The CHIC DNA Repository for Gordon Setters

Thank you Jerold S Bell, DVM, Tufts Cummings School of Veterinary Medicine, N. Grafton, MA for your permission to reprint this article.

This article first appeared in the November 2006 TarTan Gordon Setter Club newsletter.
The CHIC DNA repository is a joint project of the AKC Canine Health Foundation (CHF), the Orthopedic Foundation for Animals (OFA), and the Canine Health Information Center (CHIC). It is open to all breeds of dogs. The stated objectives of the program are to: Facilitate more rapid research progress by expediting the sample collection process; Provide researchers with optimized family groups needed for research; Allow breeders to take advantage of future DNA based disease tests as they become available; and to Foster a team environment between breeders/owners and the research community improving the likelihood of genetic discovery.
A DNA repository is an endowment for the breed’s future. It is a centralized, multigenerational DNA storage bank. It will allow future, qualified researchers to be able to investigate genetic diseases in the breed. Presently, many funded genetic studies in other breeds have not been completed because of the lack of necessary DNA. By storing DNA from full families and large breeding populations, funded research would not have to wait, as stored DNA samples would be readily available to approved researchers. In order for researchers to have access to the DNA at the CHIC DNA Repository, they must go through an application and scientific review process with the AKC-CHF and CHIC.
If we had the ability to store DNA in during the past twenty-five years from Gordon Setter cerebellar abiotrophy (CCA) families, Dr. Olby at NC State would be studying the disease directly in the Gordon Setter now. Instead, we are relying on progress from the gene search in other breeds to allow comparison with the limited Gordon Setter DNA samples presently collected.
A centralized DNA repository allows for a single DNA collection from each dog to benefit all qualified researchers in genetic diseases affecting Gordon Setters. Currently, individual researchers rely on DNA collection for their own research and storage at their respective institutions. Those samples are not available to other researchers or research projects. Also, those samples may not be saved once the research is completed.
The CHIC DNA registry combines a DNA sample with the dog’s pedigree and medical history. Owners fill out an application and a health questionnaire detailing pertinent health information on the dog. In this way, dogs with specific diagnoses can be identified for future health research. If a dog’s health status changes, owners should inform CHIC to update their information. CHIC will also contact owners approximately every two years for health updates.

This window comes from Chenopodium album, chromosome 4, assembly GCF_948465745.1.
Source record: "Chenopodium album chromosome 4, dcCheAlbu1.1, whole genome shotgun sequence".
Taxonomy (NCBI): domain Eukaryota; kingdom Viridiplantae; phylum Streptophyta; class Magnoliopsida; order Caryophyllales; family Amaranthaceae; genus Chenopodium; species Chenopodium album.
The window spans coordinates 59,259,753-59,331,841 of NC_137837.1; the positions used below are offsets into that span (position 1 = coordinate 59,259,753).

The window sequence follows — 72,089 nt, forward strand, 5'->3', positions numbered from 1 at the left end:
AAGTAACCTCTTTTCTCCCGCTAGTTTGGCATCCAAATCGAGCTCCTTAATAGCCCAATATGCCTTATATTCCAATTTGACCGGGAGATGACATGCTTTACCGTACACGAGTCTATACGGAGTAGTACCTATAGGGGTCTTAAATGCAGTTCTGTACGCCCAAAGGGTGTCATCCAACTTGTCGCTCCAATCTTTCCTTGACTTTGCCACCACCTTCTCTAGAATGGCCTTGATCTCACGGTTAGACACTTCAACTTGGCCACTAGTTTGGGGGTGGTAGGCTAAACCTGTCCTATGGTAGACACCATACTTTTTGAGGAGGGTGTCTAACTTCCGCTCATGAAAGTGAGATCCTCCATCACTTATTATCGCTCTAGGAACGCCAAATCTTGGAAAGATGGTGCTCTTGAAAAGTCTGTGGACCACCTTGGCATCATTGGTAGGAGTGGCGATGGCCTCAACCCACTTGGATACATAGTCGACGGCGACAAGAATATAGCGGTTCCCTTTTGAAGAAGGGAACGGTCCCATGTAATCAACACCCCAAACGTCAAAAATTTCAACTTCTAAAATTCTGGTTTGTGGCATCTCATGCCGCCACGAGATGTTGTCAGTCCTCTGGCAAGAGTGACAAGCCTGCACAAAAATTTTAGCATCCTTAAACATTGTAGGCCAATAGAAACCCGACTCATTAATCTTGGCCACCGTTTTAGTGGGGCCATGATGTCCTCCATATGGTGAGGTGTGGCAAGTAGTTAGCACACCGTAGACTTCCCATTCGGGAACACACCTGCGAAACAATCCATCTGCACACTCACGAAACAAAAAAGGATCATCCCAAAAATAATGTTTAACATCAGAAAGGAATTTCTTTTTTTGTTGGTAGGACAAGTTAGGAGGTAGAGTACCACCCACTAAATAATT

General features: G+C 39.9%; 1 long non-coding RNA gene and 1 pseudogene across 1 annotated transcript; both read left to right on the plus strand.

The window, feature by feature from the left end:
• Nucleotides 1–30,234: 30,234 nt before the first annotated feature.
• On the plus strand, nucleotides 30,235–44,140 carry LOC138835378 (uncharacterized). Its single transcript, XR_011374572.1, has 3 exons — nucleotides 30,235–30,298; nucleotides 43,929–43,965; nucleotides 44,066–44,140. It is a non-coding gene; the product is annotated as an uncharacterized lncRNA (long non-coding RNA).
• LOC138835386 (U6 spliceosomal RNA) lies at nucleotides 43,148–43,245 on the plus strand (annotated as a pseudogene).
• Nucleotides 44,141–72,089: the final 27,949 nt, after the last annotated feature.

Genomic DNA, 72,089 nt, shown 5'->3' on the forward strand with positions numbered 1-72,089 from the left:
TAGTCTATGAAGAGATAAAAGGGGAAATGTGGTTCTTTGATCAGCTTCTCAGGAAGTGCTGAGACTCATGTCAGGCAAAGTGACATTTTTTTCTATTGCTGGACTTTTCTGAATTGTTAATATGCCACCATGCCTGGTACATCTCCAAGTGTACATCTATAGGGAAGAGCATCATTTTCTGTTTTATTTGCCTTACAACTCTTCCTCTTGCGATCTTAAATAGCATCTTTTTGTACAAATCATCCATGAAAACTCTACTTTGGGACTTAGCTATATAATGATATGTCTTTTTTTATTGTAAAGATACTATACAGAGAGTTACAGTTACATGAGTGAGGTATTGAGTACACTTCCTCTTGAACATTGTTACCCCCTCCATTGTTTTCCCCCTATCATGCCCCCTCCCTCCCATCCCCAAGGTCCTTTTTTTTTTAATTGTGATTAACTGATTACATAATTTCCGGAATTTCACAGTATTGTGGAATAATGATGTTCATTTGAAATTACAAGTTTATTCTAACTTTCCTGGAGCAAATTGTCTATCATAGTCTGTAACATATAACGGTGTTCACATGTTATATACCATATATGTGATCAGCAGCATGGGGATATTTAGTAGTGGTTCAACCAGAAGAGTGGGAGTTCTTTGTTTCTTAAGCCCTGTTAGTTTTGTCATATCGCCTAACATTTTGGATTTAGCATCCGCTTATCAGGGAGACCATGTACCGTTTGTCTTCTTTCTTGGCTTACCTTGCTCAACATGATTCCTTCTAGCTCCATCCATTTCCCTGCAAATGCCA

The stored DNA is coded so the identity of dogs is not provided to researchers. If further family history or follow-up is needed, contact with owners will be initiated by CHIC.
Due to the initiative taken by the TarTan Gordon Setter Club, Inc an agreement has been reached with CHIC where the fee for blood sample submission for any Gordon Setter is currently reduced from $20 to $10. Cheek swab submissions are $5.
A blood sample is preferable to cheek swab collection, as it contains the largest quantity of DNA. This allows for multiple research projects to use the sample without running out of DNA. Blood samples are sent to the Animal Molecular Genetics Laboratory at the University of Missouri for DNA extraction and storage. If a cheek swab is collected, it is sent to the Veterinary Genetics Lab at the University of California at Davis for storage.
The CHIC DNA repository is a storage bank strictly for research purposes. CHIC DNA samples cannot be used for any other purpose.
AKC DNA profile samples are used solely for identification, litter verification, and frequent sire programs. AKC DNA samples cannot be used for any other purpose.
Samples for the CHIC DNA repository must come from the owner of the dog. If in the past, you donated a DNA sample for other research, you will need to send an additional sample for storage in the CHIC DNA repository.
When a genetic test is developed in the breed, owners can request, at their own expense, that a DNA sample stored in the CHIC DNA repository be forwarded to the established laboratory for testing. If the research to develop a genetic test was done on DNA repository samples, it will be that research laboratory’s decision whether they determine dog ownership from CHIC and notify owners of test results.
More information on the CHIC DNA repository can be found on the CHIC website:
http://www.caninehealthinfo.org/dnabank.html
Requests for reprinting should be made to the author: jerold.bell@tufts.edu

Photo by Susan Roy Nelson

(This article contains photos that are not intended nor do they relate to the content of the article.)

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